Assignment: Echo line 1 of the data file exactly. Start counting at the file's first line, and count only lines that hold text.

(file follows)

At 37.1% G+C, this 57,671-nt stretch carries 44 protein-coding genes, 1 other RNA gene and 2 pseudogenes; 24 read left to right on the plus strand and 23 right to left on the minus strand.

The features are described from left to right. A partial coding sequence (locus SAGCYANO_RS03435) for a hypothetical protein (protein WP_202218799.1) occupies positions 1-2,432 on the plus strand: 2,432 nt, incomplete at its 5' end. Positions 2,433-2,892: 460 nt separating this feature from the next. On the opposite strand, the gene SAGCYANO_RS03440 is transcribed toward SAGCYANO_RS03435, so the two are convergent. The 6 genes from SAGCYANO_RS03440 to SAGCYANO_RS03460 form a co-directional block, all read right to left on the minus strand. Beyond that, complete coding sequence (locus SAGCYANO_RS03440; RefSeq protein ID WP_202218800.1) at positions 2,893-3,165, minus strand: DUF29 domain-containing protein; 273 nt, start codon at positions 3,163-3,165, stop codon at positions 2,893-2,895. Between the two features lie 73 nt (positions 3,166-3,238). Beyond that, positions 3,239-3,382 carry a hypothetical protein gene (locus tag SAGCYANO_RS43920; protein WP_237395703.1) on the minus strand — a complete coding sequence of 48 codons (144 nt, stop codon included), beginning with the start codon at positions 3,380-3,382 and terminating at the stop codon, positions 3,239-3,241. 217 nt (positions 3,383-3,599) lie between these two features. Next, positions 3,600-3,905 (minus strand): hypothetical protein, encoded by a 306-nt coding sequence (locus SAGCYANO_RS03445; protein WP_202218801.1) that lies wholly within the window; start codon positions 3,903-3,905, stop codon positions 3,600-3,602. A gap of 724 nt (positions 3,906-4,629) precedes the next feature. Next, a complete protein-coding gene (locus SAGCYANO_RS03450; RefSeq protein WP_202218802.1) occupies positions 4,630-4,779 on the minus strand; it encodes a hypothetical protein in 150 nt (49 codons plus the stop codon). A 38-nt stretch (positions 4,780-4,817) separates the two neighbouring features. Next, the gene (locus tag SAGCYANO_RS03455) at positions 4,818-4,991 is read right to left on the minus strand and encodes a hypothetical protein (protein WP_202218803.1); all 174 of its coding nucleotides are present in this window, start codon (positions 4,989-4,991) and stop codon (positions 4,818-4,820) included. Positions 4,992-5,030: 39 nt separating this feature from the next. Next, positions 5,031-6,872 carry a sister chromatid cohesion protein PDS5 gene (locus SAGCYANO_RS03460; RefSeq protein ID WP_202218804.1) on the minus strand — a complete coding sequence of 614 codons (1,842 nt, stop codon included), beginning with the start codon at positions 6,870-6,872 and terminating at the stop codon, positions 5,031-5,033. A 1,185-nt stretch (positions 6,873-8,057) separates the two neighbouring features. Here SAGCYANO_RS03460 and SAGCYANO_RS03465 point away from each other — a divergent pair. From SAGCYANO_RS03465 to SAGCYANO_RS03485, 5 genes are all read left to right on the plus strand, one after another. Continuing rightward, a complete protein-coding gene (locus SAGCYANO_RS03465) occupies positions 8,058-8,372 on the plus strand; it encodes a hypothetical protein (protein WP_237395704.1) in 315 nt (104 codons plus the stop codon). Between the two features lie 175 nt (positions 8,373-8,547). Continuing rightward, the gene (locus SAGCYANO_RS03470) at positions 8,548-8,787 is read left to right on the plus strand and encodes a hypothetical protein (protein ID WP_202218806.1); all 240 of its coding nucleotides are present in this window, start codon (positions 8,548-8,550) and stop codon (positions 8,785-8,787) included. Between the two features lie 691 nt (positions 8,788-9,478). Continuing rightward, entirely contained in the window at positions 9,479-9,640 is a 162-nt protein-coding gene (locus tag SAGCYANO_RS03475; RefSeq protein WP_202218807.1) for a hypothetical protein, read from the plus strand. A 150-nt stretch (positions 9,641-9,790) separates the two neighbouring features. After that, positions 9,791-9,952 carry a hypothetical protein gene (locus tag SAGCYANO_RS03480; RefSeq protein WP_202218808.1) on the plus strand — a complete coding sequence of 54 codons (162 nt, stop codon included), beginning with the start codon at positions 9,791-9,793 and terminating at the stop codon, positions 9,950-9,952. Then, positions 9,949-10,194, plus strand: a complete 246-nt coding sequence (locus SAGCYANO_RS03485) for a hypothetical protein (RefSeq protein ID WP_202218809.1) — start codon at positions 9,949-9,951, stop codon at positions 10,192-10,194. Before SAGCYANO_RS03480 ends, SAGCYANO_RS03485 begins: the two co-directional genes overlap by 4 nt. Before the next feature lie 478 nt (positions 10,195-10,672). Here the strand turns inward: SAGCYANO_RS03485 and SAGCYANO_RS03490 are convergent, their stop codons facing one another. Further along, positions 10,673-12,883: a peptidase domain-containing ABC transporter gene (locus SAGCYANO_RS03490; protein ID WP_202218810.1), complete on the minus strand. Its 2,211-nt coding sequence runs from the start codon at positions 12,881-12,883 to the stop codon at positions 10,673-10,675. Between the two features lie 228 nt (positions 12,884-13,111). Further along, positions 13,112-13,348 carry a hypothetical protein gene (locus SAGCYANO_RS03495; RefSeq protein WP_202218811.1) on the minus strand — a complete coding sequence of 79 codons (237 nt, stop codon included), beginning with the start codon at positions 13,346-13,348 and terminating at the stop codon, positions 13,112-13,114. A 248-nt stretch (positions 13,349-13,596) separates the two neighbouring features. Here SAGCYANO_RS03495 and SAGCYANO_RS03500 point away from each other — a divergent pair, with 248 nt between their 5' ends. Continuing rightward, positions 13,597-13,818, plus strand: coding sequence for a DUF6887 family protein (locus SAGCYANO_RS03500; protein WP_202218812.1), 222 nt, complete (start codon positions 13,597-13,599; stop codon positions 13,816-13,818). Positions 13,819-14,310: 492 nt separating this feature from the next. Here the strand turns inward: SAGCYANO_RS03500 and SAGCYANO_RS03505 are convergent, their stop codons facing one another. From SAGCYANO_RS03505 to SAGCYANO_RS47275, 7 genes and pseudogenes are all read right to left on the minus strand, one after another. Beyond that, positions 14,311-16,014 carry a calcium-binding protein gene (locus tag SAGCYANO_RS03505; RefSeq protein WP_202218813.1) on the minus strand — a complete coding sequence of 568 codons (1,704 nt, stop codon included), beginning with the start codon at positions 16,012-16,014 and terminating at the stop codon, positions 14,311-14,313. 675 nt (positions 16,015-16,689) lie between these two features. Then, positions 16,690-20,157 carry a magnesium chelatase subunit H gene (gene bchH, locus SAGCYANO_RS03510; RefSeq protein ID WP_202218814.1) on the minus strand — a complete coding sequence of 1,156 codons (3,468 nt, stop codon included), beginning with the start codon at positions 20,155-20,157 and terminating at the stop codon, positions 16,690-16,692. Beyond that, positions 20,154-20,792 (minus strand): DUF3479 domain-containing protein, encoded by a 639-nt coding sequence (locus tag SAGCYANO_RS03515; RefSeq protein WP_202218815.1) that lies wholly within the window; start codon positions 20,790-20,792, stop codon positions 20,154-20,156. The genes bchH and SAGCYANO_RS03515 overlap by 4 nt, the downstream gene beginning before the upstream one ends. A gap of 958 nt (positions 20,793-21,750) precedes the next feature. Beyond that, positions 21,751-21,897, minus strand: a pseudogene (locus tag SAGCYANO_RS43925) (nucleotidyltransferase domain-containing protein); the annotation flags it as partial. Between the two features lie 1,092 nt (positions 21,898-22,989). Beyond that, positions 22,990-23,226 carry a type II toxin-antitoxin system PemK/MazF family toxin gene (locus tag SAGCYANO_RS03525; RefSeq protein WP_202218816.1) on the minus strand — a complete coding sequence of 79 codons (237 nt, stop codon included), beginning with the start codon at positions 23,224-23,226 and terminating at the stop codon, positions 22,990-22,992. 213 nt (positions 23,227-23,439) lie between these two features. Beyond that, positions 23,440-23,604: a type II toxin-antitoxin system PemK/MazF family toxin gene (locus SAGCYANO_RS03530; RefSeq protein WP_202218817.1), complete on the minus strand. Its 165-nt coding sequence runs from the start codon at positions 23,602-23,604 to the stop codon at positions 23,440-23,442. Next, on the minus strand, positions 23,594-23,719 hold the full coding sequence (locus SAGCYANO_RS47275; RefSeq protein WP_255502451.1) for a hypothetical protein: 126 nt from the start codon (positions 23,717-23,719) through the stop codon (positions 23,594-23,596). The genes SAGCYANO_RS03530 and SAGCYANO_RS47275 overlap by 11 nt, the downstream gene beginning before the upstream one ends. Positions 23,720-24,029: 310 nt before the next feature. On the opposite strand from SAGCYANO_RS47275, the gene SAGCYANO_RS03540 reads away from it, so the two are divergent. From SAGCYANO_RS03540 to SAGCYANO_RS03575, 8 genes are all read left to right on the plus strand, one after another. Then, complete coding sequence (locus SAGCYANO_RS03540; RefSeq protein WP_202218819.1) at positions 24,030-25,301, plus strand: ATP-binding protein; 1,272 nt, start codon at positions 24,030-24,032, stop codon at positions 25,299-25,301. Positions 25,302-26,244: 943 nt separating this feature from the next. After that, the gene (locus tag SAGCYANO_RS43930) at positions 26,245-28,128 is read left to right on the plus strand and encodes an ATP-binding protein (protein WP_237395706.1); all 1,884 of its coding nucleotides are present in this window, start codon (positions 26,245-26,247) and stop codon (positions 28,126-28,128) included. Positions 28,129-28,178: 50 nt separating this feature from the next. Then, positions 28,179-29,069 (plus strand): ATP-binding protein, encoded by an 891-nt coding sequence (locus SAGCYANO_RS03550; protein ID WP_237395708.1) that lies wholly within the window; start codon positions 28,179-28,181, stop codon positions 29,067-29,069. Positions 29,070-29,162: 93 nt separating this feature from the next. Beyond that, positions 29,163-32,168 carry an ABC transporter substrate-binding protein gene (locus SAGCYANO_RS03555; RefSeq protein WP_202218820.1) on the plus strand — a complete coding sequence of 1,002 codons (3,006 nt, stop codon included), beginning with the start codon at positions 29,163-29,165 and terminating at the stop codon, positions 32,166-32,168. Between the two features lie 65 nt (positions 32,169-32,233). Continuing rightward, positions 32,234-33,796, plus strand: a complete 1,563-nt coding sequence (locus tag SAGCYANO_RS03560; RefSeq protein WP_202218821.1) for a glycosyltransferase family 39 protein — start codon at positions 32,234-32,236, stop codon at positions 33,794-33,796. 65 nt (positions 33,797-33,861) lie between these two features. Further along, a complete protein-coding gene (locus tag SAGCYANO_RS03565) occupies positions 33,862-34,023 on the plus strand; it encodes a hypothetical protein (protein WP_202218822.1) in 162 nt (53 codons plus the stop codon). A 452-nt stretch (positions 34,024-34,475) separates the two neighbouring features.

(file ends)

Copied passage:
At 37.1% G+C, this 57,671-nt stretch carries 44 protein-coding genes, 1 other RNA gene and 2 pseudogenes; 24 read left to right on the plus strand and 23 right to left on the minus strand.